I like much of this piece but cannot agree with the conclusion, the “deal breaker” — that we should reject Calvinism because Calvin was a bad person. It’s a textbook case of the genetic fallacy (rejecting something because of it’s origins) and ad hominem (“attack against the man”). Either way, not the way to fight fair or fight well.

    I also don’t give as much weight to the point that Calvin’s conclusions might not sit well with my own moral sensibilities (which are often wrong). Instead, I reject Calvinism because he asserts a symmetry between salvation and damnation when the Scriptures are clear that God always prefers mercy (cf. “I take no delight in the perishing of the wicked,” “not wanting any to perish,” etc..)

  • Al Cruise

    “that we should reject Calvinism because Calvin was a bad person. ” You are completely false with that assumption. Calvinism should be rejected because of this “… we spare not kin, nor blood of any, and forget all humanity when the matter is to combat for His glory.” [4] This is the cornerstone of Calvin theology , the theology was built upon that statement so it could be absolute and not be challenged.

  • Gordonnn

    I don’t care about Calvin’s “heart,” I care about what he actually DID (or failed to do) — he personally participated in a lynching that was more horrible even than the one administered to Jesus …

  • Gordonnn

    Your post includes the following statement: “There is no doubt that Calvin ultimately approved of Servetus’ death — albeit he desired a more humane way of handling that …” Unbelievable that you’re implying that the MANNER of execution somehow mitigates Calvin’s guilt — no minister of the holy Gospel can expect to remain credible after committing torture and murder … CASE CLOSED.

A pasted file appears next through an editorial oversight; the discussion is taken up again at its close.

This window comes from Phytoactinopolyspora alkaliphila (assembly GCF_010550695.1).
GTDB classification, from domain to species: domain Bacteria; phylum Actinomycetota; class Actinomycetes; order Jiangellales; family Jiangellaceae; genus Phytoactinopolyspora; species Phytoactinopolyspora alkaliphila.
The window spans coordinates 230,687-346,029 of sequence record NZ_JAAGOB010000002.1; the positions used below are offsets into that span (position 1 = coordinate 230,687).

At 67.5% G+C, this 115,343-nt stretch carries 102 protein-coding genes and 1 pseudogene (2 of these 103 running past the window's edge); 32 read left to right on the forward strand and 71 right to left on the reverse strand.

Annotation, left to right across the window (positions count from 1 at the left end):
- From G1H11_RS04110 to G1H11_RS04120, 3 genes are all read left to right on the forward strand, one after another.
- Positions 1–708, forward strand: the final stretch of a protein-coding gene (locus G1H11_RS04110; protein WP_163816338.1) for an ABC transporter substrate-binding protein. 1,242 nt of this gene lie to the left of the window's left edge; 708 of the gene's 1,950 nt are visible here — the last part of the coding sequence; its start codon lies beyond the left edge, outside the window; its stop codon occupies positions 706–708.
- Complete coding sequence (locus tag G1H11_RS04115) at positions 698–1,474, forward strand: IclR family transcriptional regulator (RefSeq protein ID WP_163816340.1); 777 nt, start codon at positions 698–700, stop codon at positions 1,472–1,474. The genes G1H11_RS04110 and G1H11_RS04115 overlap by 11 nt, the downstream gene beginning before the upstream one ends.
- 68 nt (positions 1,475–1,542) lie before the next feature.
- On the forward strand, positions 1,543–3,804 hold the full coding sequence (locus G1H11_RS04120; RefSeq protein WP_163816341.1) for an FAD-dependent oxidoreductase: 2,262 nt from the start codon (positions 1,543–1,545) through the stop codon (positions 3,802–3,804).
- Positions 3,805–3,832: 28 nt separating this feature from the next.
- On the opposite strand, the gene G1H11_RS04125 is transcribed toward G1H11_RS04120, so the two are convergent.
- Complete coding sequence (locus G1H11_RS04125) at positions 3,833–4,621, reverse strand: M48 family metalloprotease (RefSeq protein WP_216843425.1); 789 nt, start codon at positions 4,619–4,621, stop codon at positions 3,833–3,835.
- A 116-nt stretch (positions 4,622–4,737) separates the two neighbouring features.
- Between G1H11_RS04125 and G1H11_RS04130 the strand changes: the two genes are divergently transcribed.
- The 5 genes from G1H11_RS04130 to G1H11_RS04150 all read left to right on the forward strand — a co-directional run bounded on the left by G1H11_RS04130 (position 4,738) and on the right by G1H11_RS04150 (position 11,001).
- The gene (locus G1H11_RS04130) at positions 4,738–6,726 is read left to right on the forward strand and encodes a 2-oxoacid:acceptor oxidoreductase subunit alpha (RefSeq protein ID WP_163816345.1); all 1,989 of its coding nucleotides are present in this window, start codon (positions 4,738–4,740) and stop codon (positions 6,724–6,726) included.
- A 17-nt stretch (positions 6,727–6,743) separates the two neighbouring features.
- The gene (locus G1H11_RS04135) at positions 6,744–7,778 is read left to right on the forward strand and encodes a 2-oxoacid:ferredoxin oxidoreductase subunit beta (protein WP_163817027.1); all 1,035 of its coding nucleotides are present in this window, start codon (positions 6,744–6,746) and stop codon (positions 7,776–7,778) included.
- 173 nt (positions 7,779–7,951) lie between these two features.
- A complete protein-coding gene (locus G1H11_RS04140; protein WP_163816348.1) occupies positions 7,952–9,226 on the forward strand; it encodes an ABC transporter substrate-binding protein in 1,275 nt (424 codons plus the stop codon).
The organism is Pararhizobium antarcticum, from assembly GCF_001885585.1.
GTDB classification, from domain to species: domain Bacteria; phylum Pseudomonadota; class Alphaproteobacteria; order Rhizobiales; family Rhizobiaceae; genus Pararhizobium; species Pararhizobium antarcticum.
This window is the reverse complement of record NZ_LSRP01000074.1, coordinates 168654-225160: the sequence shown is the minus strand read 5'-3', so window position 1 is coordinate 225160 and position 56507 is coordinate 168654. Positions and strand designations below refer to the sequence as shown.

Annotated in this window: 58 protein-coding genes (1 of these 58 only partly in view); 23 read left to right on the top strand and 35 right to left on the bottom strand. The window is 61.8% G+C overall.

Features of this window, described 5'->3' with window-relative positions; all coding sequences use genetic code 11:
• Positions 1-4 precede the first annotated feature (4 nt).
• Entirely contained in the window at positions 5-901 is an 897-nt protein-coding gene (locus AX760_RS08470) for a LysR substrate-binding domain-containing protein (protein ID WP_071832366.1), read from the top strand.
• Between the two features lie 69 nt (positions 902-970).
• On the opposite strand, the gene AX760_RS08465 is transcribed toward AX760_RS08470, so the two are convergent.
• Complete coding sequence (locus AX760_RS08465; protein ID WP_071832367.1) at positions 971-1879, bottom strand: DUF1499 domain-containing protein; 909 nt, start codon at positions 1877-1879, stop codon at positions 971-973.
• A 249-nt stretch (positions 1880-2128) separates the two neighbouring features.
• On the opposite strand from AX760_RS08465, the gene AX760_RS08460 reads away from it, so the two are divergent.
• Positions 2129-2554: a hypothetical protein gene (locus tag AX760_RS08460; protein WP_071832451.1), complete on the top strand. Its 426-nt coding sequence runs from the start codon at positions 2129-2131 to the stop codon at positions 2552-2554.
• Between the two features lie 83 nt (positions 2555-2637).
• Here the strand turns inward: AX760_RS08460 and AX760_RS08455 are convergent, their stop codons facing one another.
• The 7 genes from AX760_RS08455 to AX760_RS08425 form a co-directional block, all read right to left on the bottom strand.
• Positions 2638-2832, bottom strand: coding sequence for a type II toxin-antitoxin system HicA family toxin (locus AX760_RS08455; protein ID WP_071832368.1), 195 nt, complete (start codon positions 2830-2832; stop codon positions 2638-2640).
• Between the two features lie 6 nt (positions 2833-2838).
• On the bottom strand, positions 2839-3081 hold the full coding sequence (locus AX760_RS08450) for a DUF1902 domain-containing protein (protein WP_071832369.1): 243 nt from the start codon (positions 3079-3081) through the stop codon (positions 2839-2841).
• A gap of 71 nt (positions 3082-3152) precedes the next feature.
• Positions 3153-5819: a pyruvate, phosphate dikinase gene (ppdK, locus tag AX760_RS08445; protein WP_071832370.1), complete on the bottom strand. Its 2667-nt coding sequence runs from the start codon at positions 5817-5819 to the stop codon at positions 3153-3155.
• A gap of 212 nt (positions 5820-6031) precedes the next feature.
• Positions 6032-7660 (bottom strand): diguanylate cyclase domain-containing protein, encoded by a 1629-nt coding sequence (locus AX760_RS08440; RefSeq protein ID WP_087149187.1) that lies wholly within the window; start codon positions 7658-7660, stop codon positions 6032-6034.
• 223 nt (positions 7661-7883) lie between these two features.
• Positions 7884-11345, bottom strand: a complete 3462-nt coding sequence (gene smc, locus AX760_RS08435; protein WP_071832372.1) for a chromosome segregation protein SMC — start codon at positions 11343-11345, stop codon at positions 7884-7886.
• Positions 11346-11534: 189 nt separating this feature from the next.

• Gordonnn

    You’re not helping your argument — and in fact have rendered it ludicrous — by equating a transgendered person who has committed no crime with a confessed MURDERER …

  • Gordonnn

    Your “forgetting” that Calvin himself was a chief architect of the demonic “Christendom” that cursed Europe for two centuries …

  • Gordonnn

    But are ALL fundamentalists Calvinists?

  • Gordonnn

    Calvin was just doing his job in lynching heretics?!? AND he deserves some kind of pass for suggesting beheading instead of immolation!?! AND you presumably claim to follow Jesus???

  • Gordonnn

    YES, apparently Calvin had not read much of Paul about what happens to us after death … see N.T. Wright on this:
    http://content.time.com/time/world/article/0,8599,1710844,00.html

  • John, I see what you are saying here. The problem for me is that I don’t think theology and personal conduct can be so neatly divided in the case of Calvin. Of course, all of us mess up and we do wrong, but a specific posture that being wrong is right? An untroubled and smug attitude (masquerading as self-denying humility) that he is called by God runs throughout Calvin’s works. I don’t say no one should read Calvin. And I don’t discount all Reformed theology here. I just say that Calvin needs a giant asterisk next to his name because not only did he not repent of his conduct and views towards heretics, but (as Ben indicated) actually said those opposing such views were wicked themselves. That means all of us who oppose punishing/killing heretics are acting wickedly according to this “Great Light.” The problem is in neo-Reformed circles the Institutes are promoted just below the Bible as something akin to the Islamic hadith’s relationship to the Quran. People will say that’s an exaggeration and I anticipate the response that it isn’t formulated in those precise terms. . . but in *practice,* in how many quote Calvin and his successors as authorities of Scripture and interpretation (or rather that their views on Scripture are the only true view of Scripture), it is very similar.

  • Gordonnn

    It seems your way of engaging with other people hasn’t progressed much beyond school yard taunts?

  • Gordonnn

    Again, Calvin was not only a ‘man of his times’ he was an ARCHITECT of them …

  • As someone has famously said, the Reformers came out of the Roman Catholic Church but not nearly far enough out of it. The RCC was formed by the merger of the church with the Roman state, resulting in a church that took on the character of an empire: venerating leaders, waging war, rewarding friends, punishing enemies, defining boundaries, etc (all in spite of the fact that Jesus said that His kingdom was not of this world, and that believers were not to lord over one another). This is probably why the church ultimately came to think of itself a replacement for Israel. Theocracy (as represented by the doctrine and hierarchy of the church) was seen as the only right form of government, as it would execute the laws of God among men, just as had been true in Israel under the Law of Moses. Hence the death penalty for heresy and similar matters.